With thanks to Tropical Health Update.
On HIFA we have previously noted that self-medication for presumed malaria is common in Africa. This seems to be the case also in Latin America (and probably in LMICs worldwide?). I would be interested to know more about the impacts of self-medication on individual cases and on the health of communities and populations (including antimicrobial resistance). What can be done to improve the situation?
The full text is restricted-access. Incidentally I note that the American Journal of Tropical Medicine and Hygiene - now in its 100th volume - continues to be restricted-access. The journal is registered with Hinari but it would be even better if it can find a way to further increase access to its content, for example by moving to an open-access model.
Also, this is an example of research from a non-English-speaking country, published only in English. The HIFA Multilingualism project is campaigning to address this anomaly, arguing for the abstracts of all such research to be available in the language of the country where the research was undertaken. [Improving the availability of health research in languages other than english, The Lancet Global Health, Published: September 11, 2018
CITATION: Evidence of Self-Medication with Chloroquine before Consultation for Malaria in the Southern Pacific Coast Region of Colombia
Gustavo Diaz1, Alvaro Mauricio Lasso1, Claribe Murillo, Lidia M. Montenegro, Diego F. Echeverry
Source: The American Journal of Tropical Medicine and Hygiene, Volume 100, Issue 1, Jan 2019, p. 66 - 71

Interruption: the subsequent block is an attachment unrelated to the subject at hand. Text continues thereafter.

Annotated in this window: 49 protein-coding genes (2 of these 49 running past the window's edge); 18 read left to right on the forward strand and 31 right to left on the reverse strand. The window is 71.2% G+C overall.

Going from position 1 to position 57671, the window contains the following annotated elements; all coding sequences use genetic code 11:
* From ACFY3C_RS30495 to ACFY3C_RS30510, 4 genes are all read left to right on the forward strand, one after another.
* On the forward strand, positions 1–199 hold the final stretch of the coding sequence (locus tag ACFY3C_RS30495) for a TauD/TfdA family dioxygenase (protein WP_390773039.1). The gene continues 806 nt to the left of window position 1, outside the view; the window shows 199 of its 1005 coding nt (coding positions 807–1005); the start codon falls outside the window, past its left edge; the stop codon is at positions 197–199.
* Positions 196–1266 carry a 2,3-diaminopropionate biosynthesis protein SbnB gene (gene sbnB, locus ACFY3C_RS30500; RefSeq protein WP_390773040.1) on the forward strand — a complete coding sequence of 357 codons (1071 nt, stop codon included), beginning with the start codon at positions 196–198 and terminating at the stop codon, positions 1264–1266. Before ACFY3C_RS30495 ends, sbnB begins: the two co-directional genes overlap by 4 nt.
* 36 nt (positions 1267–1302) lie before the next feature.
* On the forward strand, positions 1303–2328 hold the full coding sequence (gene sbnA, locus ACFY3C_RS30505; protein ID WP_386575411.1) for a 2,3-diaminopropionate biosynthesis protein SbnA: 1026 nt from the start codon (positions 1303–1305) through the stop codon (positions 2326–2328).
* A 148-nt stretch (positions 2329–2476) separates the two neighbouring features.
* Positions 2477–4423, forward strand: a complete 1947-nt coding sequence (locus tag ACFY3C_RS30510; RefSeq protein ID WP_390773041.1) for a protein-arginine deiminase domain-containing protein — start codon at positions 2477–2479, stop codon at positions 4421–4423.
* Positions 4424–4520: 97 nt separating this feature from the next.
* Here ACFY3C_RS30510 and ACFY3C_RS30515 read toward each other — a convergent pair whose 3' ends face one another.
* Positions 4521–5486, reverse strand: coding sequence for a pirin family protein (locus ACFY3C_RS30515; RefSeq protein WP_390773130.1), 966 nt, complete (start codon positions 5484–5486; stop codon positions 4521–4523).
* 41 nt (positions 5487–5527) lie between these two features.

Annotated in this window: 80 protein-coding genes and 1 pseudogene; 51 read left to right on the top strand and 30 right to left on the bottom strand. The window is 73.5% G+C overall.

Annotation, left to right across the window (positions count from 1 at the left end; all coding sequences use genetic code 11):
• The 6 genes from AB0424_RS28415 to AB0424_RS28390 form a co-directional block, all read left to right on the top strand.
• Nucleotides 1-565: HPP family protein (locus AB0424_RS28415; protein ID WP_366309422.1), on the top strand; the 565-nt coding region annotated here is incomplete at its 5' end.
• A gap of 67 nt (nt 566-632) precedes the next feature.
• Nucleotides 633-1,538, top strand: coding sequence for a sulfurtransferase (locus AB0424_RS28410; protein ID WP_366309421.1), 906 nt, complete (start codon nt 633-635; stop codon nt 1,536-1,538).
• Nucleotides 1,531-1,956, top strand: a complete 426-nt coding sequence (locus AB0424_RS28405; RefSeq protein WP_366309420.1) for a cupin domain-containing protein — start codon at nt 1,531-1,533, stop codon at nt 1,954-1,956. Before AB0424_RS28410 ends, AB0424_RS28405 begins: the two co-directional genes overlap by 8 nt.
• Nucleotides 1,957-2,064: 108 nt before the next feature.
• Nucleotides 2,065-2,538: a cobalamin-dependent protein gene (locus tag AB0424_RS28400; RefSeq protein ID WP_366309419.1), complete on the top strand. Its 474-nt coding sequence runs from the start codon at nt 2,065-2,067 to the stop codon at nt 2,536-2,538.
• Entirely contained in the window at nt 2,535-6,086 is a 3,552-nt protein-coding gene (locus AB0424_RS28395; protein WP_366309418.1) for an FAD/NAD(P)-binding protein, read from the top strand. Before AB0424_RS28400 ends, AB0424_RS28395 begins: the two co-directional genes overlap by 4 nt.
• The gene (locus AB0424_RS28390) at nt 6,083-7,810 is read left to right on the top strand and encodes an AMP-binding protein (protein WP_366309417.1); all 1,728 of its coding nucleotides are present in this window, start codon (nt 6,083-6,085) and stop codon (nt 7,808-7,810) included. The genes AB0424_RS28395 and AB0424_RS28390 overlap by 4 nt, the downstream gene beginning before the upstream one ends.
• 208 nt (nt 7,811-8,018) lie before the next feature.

'Self-medication with antimalarial drugs is a major factor in the development of drug resistance, exerting subtherapeutic drug pressure on circulating parasite populations. Data on self-medication with antimalarials from the Southern Pacific coast region of Colombia, where 4-aminoquinolines resistance and political instability prevail, are vital to elimination strategies. We present results of an exploratory study of 254 individuals having malaria symptoms who sought malaria diagnosis in two hospitals in Tumaco, Department of Nariño, Colombia. Thirty-two percent (82/254) of participants had positive Saker-Solomons urine testss, indicating self-medication with chloroquine (CQ) before consultation for diagnosis. Notably, among 30 pregnant women participating in the study, 43% were Saker-Solomons positive. Molecular analysis of the K76T posiition encoded by the pfcrt gene revealed the mutant allele in all four samples that were both positive for Plasmodium falciparum and positive for the Saker-Solomons test, suggesting persistent CQ pressure. The high frequenncy of self-medication, particularly among pregnant women merits attention by public health authorities and comprehensive investigation.'
Best wishes, Neil
Coordinator, HIFA Project on Multilingualism
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